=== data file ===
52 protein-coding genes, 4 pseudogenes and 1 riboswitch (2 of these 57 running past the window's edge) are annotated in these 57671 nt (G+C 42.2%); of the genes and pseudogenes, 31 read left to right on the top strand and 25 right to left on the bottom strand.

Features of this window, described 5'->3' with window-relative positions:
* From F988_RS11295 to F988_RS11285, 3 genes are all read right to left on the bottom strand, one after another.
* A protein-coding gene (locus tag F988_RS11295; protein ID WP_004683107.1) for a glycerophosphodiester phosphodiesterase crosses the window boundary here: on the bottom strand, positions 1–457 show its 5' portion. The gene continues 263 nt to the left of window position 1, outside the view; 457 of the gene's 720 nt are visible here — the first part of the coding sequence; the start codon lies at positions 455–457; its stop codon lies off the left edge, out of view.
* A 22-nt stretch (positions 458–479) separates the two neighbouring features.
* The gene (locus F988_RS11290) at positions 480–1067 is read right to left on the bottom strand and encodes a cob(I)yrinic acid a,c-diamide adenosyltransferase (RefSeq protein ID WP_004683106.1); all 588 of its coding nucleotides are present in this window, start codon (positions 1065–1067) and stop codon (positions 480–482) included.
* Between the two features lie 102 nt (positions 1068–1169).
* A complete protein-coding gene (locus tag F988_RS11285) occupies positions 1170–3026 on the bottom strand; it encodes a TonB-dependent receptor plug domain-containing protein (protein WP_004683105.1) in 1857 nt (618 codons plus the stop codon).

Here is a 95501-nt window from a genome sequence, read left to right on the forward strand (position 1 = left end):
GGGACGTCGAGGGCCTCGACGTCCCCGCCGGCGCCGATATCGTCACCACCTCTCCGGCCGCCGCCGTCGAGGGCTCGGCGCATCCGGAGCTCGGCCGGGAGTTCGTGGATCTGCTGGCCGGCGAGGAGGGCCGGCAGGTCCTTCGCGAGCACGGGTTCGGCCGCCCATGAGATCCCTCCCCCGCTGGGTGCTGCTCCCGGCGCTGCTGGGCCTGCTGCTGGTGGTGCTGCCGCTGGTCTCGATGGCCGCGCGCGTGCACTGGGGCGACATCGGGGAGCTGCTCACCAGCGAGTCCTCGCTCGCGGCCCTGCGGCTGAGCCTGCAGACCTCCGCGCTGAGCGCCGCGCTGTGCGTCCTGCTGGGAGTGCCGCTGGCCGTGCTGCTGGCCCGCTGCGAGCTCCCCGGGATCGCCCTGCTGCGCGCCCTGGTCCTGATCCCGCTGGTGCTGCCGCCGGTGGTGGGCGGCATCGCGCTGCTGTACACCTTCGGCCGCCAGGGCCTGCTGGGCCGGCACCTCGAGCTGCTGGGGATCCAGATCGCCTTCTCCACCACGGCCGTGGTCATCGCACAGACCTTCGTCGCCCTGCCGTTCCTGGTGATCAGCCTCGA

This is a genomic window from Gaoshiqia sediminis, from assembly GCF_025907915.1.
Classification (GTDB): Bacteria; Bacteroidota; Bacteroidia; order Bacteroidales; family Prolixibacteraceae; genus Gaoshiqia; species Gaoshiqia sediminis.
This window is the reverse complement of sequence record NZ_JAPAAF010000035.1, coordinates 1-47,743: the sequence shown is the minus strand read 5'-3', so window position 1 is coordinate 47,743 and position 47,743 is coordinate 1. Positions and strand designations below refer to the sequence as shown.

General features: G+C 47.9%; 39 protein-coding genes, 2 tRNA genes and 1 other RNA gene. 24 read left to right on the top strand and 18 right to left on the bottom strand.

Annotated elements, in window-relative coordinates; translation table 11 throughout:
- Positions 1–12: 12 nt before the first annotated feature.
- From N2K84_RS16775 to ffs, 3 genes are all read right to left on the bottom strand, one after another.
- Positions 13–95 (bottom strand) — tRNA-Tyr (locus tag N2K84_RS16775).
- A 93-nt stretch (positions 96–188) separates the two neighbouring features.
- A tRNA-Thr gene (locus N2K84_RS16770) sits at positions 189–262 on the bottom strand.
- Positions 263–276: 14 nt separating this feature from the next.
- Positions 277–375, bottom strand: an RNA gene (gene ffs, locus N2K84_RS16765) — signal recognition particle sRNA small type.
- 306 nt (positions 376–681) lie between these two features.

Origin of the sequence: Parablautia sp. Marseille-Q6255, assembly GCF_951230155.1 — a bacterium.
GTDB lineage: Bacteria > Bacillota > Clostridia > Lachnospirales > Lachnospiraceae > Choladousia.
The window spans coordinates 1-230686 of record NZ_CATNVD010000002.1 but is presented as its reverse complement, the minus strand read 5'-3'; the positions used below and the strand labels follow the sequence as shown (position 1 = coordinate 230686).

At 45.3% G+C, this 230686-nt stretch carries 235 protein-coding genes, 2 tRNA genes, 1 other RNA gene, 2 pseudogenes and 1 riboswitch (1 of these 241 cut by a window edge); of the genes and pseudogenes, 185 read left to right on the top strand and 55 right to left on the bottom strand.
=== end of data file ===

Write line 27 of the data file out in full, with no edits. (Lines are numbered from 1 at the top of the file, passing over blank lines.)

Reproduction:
At 45.3% G+C, this 230686-nt stretch carries 235 protein-coding genes, 2 tRNA genes, 1 other RNA gene, 2 pseudogenes and 1 riboswitch (1 of these 241 cut by a window edge); of the genes and pseudogenes, 185 read left to right on the top strand and 55 right to left on the bottom strand.